The year was 2012. The Giants had just one lousy championship, and we weren’t even that spoiled yet. The mood was grim. The Cardinals, the stupid Cardinals, who had broken Marco Scutaro and our hearts, were up 3-1 in the NLCS. The Giants had already won three elimination games in a row. That’s a better postseason run than most franchises will have in a decade, and they wanted you to believe it could be done again in the very next series?
Think also about the mood after the Game 4 loss. Tim Lincecum started, and he was awful, as expected. The first three batters of the game: single, walk, single. The first out he recorded was on a screaming line drive that scored a run. It wasn’t just the kind of doom that made you think the series was over. It was the kind of doom that made you wonder if Lincecum was done as an effective starter.
RON HOWARD: He was.
And without Lincecum, the Giants were doomed. The whole organization was built around superlative starting pitching. There was no way to adjust the blueprint on the fly. Lincecum started, and the Giants lost. It was an omen for the future. Lincecum would continue making poor starts in the future, and the Giants would lose more. It was a simple correlation to draw. It was over. Hug your homemade Cody Ross doll, because it was over.
The Giants needed to win Game 5. Madison Bumgarner, who had started Game 1, was on normal rest. His previous nine starts:
6⅓ IP, 4 R
4 IP, 5 R
6⅓ IP, 4 R
4⅓ IP, 5 R (11 H!)
6 IP, 1 R (5 BB!)
5⅔ IP, 3 R
4 IP, 5 R
4⅓ IP, 4 R (NLDS)
3⅔ IP, 6 R (NLCS)
That’s a cool 7.46 ERA over nine starts, with exactly one quality start. And that one quality start was a griiiiiiind. Bumgarner was 22 and tired. Just wiped out. He was so obviously tired, the Giants decided to start Barry Zito on purpose, and everyone was okay with that.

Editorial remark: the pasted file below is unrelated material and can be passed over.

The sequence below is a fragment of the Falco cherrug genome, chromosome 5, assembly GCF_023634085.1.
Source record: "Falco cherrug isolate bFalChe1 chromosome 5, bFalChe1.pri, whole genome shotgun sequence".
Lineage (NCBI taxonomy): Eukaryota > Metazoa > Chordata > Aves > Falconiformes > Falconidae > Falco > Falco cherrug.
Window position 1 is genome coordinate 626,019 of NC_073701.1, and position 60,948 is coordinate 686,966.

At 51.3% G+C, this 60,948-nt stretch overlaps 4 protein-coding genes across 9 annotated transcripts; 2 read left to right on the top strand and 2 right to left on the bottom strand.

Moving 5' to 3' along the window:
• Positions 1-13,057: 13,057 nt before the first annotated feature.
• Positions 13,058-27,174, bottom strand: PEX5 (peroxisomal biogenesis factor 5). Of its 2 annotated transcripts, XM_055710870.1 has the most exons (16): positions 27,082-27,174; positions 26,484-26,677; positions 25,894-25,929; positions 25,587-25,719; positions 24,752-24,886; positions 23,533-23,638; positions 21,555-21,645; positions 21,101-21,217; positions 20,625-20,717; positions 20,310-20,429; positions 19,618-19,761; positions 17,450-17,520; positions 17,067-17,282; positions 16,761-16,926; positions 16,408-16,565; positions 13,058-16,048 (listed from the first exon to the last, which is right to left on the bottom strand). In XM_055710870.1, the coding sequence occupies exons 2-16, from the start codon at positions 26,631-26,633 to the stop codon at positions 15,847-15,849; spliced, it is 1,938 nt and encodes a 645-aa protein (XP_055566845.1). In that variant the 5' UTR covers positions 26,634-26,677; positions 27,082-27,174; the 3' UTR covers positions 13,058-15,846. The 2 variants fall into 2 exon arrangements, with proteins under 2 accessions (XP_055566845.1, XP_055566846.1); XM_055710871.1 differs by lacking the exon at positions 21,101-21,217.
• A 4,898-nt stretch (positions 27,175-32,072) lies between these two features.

That might have been the only week of Madison Bumgarner’s major league career in which the Giants would have made the decision to start Zito over him in that situation, and that’s not hyperbole. It was the perfect mix of tired and desperate.
Zito didn’t have a bad year. He was 15-8 with a 4.15 ERA, which would have been great to a time traveler from 2000 who didn’t know how AT&T Park played. He started the year with a shutout in Coors Field, and he finished the season at semi-full speed, with 29 strikeouts in 35 innings and a 3.03 ERA in September. He was grinding out quality starts.
The Giants were 21-11 in Zito’s starts that year. Max Scherzer is probably going to win the Cy Young this year, and the Nationals were 24-10 in his starts. Those stats don’t exactly mean anything, but they’re fun. And it adds flavor to Barry Zito Day.
Anyway, you all know how it ended.
Last year I did a breakdown of the actual game, but omitted a lot of the context up there. Which is backwards, I suppose. Think of this as a prequel! The game also included the first moment when I realized, my word, they might actually win this series:
That’s Barry Zito noticing that David Freese is playing back, then convincing himself to bunt for a hit. It’s legitimately one of my favorite baseball moments, but only because it worked.
It scored the fourth run. It knocked Lance Lynn out of the game. It was, in the words of Mike Krukow, "A PEARL." And that was the moment President Obama referenced in his next State of the Union address as "the moment when America truly understood what it meant to persevere, to come together, to be a part of a winning team."
Well, he should have.
You can watch the whole game here, and I recommend it. If we’re being honest with each other, I wasn’t so sure if the Barry Zito contract was really a good idea. On the fence for those first six erratic, frustrating seasons. But that was his finest hour, and it justified everything.
There’s a Barry Zito Day now. That day is today.
Happy Barry Zito Day.